Skip to main content

Huntsville, AL -- In a move that is sure to warm the hearts of police state cheerleaders across the nation, school officials in Huntsville announced that they are now spying on students' social media accounts and, regardless of whether they are public or private, will dole out punishments accordingly.

“We’re going to implement a procedure that directly addresses an area that’s become a real concern again,” Huntsville City Schools Superintendent Casey Wardynski said in a video on the district's website. "Which is how violence in our schools – how threats to our schools – interact with social media, and how social media can play a role, if we pay attention to it, in heading off problems.”

This new and Orwellian system of state-sponsored spying on children will give administrators the ability to punish students for their posts.


The system is designed to ostensibly track violent students to prevent their violent behavior. However, some feel that this move is a direct attempt to cover for the district's failure to provide a safe learning environment.

According to;

Scroll to Continue

Recommended for You

The new social media procedure could be used to deter students who post videos of school fights, said Anson Knowles, former Huntsville city school board candidate.

"It is not difficult to see that the superintendent may punish students for posting videos of violence in their schools in an effort to prevent the public from seeing what is happening in the schools," he said.

He points to one section in particular, which says, "If the superintendent determines that a student has made posts to social media indicating either that student or another student's propensity towards violence or gang affiliation, the superintendent may also refer such student to any applicable school-based or district-level student supports."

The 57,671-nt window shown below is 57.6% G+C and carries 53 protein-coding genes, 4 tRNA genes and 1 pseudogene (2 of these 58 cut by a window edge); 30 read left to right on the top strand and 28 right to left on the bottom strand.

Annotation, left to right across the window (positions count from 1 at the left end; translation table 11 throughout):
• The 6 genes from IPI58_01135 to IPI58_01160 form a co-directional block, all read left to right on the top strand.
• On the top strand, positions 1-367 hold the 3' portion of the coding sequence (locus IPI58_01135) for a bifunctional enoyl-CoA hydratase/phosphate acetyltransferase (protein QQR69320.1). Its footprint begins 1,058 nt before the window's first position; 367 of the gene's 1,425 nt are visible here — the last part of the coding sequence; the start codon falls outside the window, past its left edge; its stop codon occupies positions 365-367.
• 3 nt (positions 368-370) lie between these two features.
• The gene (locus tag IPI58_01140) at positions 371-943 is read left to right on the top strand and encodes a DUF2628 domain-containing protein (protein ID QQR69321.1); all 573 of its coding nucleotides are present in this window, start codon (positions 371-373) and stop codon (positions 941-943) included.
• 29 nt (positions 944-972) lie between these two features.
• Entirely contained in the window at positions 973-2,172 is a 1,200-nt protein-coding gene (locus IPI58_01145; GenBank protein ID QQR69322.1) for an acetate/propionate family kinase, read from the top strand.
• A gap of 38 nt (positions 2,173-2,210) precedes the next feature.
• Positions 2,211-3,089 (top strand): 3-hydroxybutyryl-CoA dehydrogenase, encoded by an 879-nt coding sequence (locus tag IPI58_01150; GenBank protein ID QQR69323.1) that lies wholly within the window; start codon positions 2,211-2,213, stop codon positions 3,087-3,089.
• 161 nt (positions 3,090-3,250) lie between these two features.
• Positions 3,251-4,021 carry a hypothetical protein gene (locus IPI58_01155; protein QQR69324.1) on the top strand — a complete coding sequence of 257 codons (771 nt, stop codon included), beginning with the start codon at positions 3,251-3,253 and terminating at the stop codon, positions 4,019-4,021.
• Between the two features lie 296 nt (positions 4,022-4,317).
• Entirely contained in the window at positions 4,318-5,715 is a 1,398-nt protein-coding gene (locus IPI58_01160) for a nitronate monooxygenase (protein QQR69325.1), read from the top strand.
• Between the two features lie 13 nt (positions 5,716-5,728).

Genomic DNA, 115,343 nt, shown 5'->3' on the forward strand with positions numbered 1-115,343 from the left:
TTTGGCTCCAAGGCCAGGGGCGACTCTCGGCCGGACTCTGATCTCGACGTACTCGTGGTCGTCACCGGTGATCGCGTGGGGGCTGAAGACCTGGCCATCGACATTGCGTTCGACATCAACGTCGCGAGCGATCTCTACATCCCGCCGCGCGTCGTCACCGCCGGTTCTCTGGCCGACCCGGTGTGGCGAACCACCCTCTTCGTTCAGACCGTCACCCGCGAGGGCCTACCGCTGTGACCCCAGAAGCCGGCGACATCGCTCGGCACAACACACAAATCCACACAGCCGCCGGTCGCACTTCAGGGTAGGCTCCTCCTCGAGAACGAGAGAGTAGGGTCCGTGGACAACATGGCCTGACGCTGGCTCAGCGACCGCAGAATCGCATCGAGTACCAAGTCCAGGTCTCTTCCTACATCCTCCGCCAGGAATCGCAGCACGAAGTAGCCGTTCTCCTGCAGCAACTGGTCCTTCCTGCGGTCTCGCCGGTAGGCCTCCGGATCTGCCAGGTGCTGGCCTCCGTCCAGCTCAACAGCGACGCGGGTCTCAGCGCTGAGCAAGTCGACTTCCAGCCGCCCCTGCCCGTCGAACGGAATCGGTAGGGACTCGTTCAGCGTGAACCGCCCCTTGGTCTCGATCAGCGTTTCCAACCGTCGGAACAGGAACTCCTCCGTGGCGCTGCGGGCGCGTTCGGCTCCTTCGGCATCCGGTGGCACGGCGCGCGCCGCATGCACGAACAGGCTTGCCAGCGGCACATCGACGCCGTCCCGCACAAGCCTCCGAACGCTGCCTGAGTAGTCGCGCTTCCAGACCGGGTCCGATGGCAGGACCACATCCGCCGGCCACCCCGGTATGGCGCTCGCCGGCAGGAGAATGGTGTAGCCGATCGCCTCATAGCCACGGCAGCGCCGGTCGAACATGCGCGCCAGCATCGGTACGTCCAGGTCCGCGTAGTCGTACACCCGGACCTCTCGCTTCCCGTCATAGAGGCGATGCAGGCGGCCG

Knowles believes student behavior outside of the school should be under police jurisdiction. He blames recent violence in schools on changes in the Huntsville City Schools' Code of Conduct.

"Wardynski's new procedure is more about preventing students from providing evidence of his own failures," he said. "This is absurd and should not be allowed."

Apparently the 122 security and police officers who patrol these modern day child prisons are unable to keep the peace. This move by the Huntsville school district echoes that of the federal government.

To bring you security, we must remove all privacy and freedom.

This move by Huntsville officials is part of a larger national movement of monitoring children, and likely the reason why the only people facing charges in the brutal attack by an officer on a South Carolina female student -- are the victim and the girl who filmed it.

Instead of addressing the larger issues that lead to violence in schools, like the drug war and recidivism, the iron fist is clamped down tighter and the good students are punished for the actions of a few bad ones -- tis the nature of public schooling after all.

[author title="" image=""]

Matt Agorist is an honorably discharged veteran of the USMC and former intelligence operator directly tasked by the NSA. This prior experience gives him unique insight into the world of government corruption and the American police state. Agorist has been an independent journalist for over a decade and has been featured on mainstream networks around the world. Follow @MattAgorist[/author]